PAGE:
A senior policy adviser in the US State Department said on Tuesday that US President Barack Obama's policy toward China and the Asia-Pacific region will remain unchanged over the next four years.
Jake Sullivan, the department's director of policy planning, described the main work during Obama's upcoming second term as reinforcing and extending the work that has been done over the previous four years.
"Right from the beginning, the president and secretary of state (Hillary Clinton) recognized that much of the history of the 21st century will be written in the Asia-Pacific," said Sullivan, who was in Beijing in May for the US-China Strategic and Economic Dialogue.
"So much of what the second term will be about will be locking in the intensified engagement on the security front, the economic front and the values front that we saw through the hard work of US diplomats, development experts and ordinary citizens over the course of the first four years" of the Obama administration.
However, the administration's announcement of a "pivot to Asia" strategy in October 2011 has drawn suspicion and criticism in China and sparked political debate within the US. Strategic mistrust has been a major hurdle for the two countries' relationship.
Kenneth Lieberthal, a senior fellow at the Brookings Institution think tank in Washington, has described the two countries as having "an underlying and growing distrust of the other's long-term intentions".
But Sullivan said the US has no interest in and no policy to contain China. "We welcome China's rise as a peaceful and prosperous power within a broader rules-based order for the Asia-Pacific," he said.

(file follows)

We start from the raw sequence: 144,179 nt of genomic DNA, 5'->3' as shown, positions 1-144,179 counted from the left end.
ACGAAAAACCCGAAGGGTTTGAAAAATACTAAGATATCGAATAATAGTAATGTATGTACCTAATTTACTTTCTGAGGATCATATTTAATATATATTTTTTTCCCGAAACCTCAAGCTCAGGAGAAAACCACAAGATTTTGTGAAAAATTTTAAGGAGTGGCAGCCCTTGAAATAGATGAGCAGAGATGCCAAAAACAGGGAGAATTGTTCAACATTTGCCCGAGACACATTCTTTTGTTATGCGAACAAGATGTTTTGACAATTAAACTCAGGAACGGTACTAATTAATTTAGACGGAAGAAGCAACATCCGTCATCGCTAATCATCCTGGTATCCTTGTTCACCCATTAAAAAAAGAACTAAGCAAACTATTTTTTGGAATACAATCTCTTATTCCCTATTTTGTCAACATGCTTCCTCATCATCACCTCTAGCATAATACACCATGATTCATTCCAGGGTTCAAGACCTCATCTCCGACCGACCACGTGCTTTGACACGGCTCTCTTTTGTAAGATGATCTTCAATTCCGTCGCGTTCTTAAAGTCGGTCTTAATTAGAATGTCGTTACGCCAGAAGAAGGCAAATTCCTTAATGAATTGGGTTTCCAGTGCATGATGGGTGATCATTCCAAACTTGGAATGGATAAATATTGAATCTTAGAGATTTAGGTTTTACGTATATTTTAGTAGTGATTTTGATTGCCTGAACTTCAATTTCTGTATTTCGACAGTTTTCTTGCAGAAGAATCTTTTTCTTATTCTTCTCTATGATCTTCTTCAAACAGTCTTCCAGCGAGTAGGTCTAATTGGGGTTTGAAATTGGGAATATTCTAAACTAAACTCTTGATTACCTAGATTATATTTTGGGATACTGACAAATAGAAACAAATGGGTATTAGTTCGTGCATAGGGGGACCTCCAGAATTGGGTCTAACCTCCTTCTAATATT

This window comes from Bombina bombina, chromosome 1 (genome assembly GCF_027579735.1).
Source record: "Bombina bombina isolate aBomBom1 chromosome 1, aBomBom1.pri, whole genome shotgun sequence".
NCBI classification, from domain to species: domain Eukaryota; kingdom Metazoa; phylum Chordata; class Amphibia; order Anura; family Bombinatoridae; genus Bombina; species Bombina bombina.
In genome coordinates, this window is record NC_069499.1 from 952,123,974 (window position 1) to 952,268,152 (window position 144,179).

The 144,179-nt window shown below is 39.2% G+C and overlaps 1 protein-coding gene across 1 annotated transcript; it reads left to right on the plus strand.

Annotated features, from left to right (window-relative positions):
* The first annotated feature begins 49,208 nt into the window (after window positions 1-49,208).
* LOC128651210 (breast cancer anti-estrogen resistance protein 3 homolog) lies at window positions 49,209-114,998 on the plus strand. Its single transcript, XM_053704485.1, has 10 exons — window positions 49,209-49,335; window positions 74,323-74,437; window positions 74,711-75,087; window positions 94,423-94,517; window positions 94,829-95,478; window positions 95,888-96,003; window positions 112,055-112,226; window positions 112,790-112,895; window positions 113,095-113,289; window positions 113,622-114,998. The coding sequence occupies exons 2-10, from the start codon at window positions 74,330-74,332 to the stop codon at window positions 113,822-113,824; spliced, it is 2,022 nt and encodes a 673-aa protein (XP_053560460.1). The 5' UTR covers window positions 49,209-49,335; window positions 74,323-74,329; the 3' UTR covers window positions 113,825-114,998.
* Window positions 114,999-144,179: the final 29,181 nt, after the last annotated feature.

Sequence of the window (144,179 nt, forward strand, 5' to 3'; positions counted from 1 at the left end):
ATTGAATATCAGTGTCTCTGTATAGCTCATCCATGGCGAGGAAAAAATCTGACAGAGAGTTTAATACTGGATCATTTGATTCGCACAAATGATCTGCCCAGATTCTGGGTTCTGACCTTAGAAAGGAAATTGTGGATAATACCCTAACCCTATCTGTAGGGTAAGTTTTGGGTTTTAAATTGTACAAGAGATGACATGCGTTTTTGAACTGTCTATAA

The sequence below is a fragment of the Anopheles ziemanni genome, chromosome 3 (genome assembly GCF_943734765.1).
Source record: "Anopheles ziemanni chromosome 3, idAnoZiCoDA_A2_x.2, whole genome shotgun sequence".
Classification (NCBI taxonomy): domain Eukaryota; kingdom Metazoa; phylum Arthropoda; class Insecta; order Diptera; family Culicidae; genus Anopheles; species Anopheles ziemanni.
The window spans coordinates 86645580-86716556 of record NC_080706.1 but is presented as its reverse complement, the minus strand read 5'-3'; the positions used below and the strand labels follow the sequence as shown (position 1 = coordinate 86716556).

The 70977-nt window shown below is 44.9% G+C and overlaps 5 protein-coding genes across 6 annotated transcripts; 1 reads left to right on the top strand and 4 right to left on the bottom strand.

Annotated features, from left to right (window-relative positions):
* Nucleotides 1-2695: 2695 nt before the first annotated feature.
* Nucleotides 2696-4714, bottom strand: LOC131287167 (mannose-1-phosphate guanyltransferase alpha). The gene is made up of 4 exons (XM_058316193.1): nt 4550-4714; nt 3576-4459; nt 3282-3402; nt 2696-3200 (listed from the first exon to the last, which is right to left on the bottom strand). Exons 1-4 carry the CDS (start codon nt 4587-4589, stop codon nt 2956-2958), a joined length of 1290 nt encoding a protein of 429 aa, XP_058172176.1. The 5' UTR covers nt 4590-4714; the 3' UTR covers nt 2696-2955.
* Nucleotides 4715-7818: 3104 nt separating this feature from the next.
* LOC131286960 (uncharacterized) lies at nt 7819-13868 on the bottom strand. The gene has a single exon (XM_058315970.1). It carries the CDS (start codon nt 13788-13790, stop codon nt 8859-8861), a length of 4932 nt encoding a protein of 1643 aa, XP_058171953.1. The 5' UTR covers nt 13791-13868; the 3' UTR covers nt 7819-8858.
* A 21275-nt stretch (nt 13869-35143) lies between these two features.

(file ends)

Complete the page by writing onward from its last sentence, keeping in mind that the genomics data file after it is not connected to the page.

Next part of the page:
"What we would like to see is a relationship between the US and China that is positive, cooperative and comprehensive, that looks to expand the areas that we can work together to take on the great challenges of our time. And where we have differences and where we have lingering mistrust, we should work to narrow those differences and overcome that mistrust."
In a joint statement in Washington on Jan 19, 2011, Obama and President Hu Jintao proclaimed that the US reiterates that it welcomes a strong, prosperous and successful China that plays a greater role in world affairs, while China welcomes the US as an Asia-Pacific nation that contributes to peace, stability and prosperity in the region.
Sullivan added that the US feels very strongly about its principles and its views of what is required to create the kind of rules-based order for this century that allows all countries to thrive.
"And on that, we will continue to speak out assertively, to act in defense of our allies, and in support of our partners. But we believe we can do that in a way that furthers and does not undermine our cooperative partnership with China," he said.
Sullivan, who assumed his post in February 2011, does not believe that the fundamentals of the Sino-US relationship will change at all even after leadership changes in both countries.
But Sullivan recognized that leadership transitions might produce new questions and politics in both countries.
"We have to be very careful. We have to be focused on the fundamentals of the relationship, so nothing gets knocked off the track over the course of next few months," he said.
Speaking on Sunday on CNN, former US national security adviser Zbigniew Brzezinski said those who shape policies in both countries have realized that there is a kind of de facto partnership between China and the US, and that it is in their mutual interest for disagreements not to get out of hand.
"That's not a bad conclusion to reach in a very complicated relationship between two as different countries as one can imagine," Brzezinski said.